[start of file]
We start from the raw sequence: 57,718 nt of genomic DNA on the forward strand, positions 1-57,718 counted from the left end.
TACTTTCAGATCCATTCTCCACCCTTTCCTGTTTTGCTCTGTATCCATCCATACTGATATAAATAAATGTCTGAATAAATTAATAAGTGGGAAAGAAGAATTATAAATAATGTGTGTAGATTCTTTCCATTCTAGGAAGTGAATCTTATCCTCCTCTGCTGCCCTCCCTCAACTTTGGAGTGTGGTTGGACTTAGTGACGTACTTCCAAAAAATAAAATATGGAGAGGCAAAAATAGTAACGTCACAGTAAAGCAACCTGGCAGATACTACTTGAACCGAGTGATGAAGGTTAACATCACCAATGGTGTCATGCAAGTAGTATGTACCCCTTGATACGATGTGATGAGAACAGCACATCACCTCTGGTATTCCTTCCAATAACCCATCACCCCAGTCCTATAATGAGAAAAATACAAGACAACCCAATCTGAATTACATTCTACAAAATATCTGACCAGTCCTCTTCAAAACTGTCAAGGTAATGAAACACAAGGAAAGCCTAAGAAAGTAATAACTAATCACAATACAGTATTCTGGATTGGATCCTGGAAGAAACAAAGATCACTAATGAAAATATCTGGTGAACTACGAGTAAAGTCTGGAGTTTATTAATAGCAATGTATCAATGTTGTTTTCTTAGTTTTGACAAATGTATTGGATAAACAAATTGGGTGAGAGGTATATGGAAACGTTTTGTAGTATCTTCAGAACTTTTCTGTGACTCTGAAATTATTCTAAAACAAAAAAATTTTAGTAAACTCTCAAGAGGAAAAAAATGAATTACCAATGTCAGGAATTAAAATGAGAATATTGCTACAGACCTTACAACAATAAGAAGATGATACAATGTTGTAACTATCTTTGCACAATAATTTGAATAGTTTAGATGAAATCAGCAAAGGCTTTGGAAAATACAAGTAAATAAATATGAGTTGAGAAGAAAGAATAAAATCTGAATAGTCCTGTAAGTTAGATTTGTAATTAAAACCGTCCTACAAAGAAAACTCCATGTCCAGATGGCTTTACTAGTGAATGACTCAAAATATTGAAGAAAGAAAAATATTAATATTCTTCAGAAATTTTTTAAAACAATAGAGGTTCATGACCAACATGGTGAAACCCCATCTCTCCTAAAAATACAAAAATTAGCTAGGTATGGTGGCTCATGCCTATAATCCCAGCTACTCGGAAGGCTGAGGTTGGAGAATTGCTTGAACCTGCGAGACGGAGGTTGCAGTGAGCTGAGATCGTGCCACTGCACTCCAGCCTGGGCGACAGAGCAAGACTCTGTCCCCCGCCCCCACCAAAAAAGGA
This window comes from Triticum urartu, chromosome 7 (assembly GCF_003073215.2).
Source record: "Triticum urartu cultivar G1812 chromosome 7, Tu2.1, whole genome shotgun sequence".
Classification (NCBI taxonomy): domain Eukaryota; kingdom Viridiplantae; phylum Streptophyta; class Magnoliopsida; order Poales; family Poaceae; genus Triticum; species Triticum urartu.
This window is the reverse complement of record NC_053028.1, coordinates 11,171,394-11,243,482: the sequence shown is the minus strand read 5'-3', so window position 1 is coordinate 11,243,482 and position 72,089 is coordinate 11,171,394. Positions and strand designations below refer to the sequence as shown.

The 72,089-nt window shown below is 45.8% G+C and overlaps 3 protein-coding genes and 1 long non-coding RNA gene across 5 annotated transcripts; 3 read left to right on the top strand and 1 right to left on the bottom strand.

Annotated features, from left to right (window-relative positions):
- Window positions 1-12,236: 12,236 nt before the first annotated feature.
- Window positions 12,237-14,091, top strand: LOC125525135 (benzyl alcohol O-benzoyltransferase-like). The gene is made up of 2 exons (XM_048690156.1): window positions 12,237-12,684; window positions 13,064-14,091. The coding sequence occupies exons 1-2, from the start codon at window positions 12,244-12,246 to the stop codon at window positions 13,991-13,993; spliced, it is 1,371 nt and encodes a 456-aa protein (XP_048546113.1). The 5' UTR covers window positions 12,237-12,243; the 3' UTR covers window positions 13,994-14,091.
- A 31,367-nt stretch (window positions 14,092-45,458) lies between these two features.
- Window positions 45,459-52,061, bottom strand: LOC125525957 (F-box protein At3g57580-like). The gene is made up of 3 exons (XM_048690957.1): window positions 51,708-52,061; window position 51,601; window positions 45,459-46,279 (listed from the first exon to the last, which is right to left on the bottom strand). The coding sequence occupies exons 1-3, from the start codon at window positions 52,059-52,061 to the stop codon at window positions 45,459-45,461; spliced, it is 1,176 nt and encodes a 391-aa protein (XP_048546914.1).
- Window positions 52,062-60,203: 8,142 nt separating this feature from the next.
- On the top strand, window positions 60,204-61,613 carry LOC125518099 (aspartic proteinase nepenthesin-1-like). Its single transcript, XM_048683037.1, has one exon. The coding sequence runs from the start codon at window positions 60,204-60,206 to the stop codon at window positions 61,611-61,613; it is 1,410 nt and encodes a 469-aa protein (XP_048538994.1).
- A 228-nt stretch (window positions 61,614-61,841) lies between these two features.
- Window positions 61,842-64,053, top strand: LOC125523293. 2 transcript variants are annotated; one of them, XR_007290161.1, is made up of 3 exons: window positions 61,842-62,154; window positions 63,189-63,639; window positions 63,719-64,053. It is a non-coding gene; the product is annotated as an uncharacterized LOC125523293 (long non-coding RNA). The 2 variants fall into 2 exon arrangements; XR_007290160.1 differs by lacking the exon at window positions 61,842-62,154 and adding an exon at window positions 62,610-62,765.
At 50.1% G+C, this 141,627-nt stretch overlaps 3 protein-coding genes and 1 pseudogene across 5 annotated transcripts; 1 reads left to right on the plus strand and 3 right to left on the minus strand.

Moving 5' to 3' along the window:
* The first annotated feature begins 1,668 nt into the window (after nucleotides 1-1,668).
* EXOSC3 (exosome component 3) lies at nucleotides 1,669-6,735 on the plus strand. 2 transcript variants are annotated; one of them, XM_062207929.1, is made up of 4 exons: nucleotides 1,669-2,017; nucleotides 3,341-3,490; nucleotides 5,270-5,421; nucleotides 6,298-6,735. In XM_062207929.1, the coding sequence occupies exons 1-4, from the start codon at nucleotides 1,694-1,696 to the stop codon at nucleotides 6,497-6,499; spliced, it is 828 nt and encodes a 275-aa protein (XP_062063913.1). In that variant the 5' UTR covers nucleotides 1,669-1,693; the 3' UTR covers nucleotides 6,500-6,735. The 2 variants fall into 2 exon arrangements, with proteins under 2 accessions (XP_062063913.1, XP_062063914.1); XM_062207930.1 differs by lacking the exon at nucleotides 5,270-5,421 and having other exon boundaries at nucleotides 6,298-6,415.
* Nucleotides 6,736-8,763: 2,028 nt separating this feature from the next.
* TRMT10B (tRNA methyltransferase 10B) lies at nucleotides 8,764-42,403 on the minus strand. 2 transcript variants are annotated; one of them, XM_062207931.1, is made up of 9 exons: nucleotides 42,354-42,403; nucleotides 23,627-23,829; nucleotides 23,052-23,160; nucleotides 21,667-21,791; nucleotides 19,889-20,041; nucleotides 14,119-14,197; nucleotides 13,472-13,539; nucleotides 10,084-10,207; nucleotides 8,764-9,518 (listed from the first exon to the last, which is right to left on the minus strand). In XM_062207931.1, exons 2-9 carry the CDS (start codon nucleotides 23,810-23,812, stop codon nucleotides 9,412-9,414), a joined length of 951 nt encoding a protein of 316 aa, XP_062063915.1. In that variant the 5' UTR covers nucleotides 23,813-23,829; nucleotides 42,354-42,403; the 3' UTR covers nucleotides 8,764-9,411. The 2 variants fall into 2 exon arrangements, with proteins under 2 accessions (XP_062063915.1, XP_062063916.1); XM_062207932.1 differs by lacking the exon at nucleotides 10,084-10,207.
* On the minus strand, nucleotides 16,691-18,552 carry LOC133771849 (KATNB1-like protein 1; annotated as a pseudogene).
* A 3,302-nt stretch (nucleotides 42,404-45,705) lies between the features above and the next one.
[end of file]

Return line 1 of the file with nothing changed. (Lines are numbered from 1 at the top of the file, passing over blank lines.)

We start from the raw sequence: 57,718 nt of genomic DNA on the forward strand, positions 1-57,718 counted from the left end.